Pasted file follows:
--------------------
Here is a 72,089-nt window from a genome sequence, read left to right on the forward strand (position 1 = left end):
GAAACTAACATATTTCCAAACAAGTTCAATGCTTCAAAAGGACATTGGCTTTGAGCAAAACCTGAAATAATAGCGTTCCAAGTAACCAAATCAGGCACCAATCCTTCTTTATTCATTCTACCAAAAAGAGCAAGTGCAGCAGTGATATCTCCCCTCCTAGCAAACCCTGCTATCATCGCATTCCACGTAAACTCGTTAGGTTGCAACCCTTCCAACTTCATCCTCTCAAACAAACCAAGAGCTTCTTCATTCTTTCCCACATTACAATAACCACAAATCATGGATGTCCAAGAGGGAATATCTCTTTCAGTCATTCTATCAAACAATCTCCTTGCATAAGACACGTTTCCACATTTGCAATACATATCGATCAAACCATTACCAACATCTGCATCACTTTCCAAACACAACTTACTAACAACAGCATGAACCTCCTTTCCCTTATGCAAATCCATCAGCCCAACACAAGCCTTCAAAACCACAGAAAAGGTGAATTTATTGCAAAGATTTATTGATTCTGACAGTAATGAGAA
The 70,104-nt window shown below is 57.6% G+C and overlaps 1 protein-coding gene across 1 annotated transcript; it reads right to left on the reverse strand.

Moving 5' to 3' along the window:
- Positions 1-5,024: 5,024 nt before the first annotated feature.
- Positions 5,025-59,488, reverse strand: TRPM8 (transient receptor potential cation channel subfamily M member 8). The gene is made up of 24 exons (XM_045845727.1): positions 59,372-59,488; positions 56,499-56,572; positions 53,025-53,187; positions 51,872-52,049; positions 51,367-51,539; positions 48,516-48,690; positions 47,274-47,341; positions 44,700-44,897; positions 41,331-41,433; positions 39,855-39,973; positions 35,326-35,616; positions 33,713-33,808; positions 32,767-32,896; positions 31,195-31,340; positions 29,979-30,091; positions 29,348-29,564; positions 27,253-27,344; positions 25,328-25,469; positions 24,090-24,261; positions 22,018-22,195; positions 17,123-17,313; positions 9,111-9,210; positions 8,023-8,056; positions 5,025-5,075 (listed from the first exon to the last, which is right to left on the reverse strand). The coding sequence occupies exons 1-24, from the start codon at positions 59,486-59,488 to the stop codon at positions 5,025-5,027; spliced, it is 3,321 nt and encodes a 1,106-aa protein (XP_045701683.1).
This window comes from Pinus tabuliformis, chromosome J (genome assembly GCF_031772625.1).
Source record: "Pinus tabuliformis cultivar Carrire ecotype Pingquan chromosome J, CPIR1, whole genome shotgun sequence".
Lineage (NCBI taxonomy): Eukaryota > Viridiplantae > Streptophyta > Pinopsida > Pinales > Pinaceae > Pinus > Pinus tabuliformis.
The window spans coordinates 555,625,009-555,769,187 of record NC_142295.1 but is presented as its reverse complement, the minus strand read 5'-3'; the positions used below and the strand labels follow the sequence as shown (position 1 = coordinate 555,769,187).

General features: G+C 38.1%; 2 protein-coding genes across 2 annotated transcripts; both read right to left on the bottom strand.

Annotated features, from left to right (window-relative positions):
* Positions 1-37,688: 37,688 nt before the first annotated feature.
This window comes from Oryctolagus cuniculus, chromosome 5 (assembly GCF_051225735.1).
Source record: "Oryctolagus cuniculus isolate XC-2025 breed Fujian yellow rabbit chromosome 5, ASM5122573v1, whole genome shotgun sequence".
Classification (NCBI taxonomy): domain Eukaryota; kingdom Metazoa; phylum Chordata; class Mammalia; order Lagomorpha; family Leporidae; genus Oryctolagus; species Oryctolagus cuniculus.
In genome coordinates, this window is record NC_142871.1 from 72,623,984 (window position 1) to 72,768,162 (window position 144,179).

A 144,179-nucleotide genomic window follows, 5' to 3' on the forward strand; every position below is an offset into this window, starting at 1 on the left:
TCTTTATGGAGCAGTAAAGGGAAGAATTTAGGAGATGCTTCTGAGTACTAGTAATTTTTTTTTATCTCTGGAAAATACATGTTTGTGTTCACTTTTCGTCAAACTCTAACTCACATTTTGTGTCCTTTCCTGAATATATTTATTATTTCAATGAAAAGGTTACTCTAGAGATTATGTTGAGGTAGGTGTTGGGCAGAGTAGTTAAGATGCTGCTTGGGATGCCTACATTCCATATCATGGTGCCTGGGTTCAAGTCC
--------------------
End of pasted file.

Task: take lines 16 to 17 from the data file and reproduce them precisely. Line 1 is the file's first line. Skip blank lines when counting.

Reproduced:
Classification (NCBI taxonomy): domain Eukaryota; kingdom Metazoa; phylum Chordata; class Mammalia; order Lagomorpha; family Leporidae; genus Oryctolagus; species Oryctolagus cuniculus.
In genome coordinates, this window is record NC_142871.1 from 72,623,984 (window position 1) to 72,768,162 (window position 144,179).